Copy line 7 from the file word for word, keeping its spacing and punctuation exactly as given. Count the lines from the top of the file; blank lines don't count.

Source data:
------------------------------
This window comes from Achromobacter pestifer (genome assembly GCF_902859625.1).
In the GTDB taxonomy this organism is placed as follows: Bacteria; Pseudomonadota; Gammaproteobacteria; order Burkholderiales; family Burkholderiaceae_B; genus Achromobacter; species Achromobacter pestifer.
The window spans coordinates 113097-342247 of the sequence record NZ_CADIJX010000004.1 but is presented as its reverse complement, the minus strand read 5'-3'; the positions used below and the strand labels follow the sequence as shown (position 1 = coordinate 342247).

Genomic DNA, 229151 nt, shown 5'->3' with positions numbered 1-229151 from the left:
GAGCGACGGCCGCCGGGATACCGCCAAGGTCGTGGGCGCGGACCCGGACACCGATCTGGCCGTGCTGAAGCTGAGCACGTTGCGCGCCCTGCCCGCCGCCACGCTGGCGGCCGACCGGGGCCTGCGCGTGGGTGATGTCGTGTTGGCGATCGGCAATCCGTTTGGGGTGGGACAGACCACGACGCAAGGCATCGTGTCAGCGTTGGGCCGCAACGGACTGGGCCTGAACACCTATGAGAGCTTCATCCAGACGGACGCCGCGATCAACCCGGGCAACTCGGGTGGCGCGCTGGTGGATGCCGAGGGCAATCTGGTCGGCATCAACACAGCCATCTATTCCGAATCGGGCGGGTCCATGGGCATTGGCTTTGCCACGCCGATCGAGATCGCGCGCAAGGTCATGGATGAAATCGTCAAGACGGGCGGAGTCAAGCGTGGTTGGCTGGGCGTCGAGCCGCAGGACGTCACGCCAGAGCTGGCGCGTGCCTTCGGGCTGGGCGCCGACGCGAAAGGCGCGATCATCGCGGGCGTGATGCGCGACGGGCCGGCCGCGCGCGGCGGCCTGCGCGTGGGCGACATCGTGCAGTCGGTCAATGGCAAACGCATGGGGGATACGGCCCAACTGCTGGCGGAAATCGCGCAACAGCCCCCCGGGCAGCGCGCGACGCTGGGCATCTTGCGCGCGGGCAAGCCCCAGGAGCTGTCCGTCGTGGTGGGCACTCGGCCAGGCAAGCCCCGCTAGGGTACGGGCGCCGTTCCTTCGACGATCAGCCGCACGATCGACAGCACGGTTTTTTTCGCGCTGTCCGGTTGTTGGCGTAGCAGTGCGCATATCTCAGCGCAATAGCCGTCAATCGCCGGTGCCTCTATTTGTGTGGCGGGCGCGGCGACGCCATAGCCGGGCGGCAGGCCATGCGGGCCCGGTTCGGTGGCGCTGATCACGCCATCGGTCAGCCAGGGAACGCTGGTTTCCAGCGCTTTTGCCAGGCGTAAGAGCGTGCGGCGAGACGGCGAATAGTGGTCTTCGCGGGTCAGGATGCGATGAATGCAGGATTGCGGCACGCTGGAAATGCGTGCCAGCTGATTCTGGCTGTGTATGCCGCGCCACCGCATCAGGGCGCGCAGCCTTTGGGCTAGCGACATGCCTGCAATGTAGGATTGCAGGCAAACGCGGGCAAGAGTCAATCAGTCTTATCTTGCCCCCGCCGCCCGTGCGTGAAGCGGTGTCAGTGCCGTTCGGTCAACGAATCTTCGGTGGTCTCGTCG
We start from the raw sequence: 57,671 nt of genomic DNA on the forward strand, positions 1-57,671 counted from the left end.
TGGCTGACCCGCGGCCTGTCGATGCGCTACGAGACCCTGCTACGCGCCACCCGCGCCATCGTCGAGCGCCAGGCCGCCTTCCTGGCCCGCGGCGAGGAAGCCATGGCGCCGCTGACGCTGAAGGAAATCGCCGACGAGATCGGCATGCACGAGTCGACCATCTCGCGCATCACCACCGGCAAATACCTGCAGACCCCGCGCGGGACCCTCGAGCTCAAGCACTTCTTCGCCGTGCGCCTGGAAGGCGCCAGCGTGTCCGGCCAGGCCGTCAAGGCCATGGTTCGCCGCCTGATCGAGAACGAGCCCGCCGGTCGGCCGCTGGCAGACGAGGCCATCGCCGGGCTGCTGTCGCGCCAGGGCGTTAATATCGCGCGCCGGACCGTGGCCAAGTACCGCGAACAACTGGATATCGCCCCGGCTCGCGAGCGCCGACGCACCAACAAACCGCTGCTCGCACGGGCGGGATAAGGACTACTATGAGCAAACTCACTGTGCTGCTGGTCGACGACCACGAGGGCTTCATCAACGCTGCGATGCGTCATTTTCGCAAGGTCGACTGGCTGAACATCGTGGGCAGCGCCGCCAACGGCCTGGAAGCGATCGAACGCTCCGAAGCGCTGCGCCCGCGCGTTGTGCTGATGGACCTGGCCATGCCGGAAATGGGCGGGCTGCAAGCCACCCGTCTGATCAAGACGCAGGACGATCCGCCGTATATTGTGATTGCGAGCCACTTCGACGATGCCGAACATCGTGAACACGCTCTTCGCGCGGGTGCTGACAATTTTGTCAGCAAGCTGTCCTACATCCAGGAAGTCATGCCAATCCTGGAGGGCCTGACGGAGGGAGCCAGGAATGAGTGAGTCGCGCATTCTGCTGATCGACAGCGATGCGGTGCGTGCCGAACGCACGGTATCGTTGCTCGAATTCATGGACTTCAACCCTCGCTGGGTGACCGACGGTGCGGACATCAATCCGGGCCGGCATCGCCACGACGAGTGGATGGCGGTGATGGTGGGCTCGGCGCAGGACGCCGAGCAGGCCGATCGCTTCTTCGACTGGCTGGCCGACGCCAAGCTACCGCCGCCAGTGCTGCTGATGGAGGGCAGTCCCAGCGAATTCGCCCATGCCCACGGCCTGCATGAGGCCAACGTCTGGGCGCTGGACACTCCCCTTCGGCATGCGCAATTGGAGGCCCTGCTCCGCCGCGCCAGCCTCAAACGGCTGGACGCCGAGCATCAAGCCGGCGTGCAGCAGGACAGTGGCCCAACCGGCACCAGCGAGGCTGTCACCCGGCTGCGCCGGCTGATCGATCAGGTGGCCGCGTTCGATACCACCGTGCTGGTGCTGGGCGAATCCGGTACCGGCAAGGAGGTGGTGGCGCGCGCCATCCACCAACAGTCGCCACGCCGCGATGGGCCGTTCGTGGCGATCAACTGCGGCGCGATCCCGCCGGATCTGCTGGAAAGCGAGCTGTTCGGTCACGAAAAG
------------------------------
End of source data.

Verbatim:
TGGCTGACCCGCGGCCTGTCGATGCGCTACGAGACCCTGCTACGCGCCACCCGCGCCATCGTCGAGCGCCAGGCCGCCTTCCTGGCCCGCGGCGAGGAAGCCATGGCGCCGCTGACGCTGAAGGAAATCGCCGACGAGATCGGCATGCACGAGTCGACCATCTCGCGCATCACCACCGGCAAATACCTGCAGACCCCGCGCGGGACCCTCGAGCTCAAGCACTTCTTCGCCGTGCGCCTGGAAGGCGCCAGCGTGTCCGGCCAGGCCGTCAAGGCCATGGTTCGCCGCCTGATCGAGAACGAGCCCGCCGGTCGGCCGCTGGCAGACGAGGCCATCGCCGGGCTGCTGTCGCGCCAGGGCGTTAATATCGCGCGCCGGACCGTGGCCAAGTACCGCGAACAACTGGATATCGCCCCGGCTCGCGAGCGCCGACGCACCAACAAACCGCTGCTCGCACGGGCGGGATAAGGACTACTATGAGCAAACTCACTGTGCTGCTGGTCGACGACCACGAGGGCTTCATCAACGCTGCGATGCGTCATTTTCGCAAGGTCGACTGGCTGAACATCGTGGGCAGCGCCGCCAACGGCCTGGAAGCGATCGAACGCTCCGAAGCGCTGCGCCCGCGCGTTGTGCTGATGGACCTGGCCATGCCGGAAATGGGCGGGCTGCAAGCCACCCGTCTGATCAAGACGCAGGACGATCCGCCGTATATTGTGATTGCGAGCCACTTCGACGATGCCGAACATCGTGAACACGCTCTTCGCGCGGGTGCTGACAATTTTGTCAGCAAGCTGTCCTACATCCAGGAAGTCATGCCAATCCTGGAGGGCCTGACGGAGGGAGCCAGGAATGAGTGAGTCGCGCATTCTGCTGATCGACAGCGATGCGGTGCGTGCCGAACGCACGGTATCGTTGCTCGAATTCATGGACTTCAACCCTCGCTGGGTGACCGACGGTGCGGACATCAATCCGGGCCGGCATCGCCACGACGAGTGGATGGCGGTGATGGTGGGCTCGGCGCAGGACGCCGAGCAGGCCGATCGCTTCTTCGACTGGCTGGCCGACGCCAAGCTACCGCCGCCAGTGCTGCTGATGGAGGGCAGTCCCAGCGAATTCGCCCATGCCCACGGCCTGCATGAGGCCAACGTCTGGGCGCTGGACACTCCCCTTCGGCATGCGCAATTGGAGGCCCTGCTCCGCCGCGCCAGCCTCAAACGGCTGGACGCCGAGCATCAAGCCGGCGTGCAGCAGGACAGTGGCCCAACCGGCACCAGCGAGGCTGTCACCCGGCTGCGCCGGCTGATCGATCAGGTGGCCGCGTTCGATACCACCGTGCTGGTGCTGGGCGAATCCGGTACCGGCAAGGAGGTGGTGGCGCGCGCCATCCACCAACAGTCGCCACGCCGCGATGGGCCGTTCGTGGCGATCAACTGCGGCGCGATCCCGCCGGATCTGCTGGAAAGCGAGCTGTTCGGTCACGAAAAG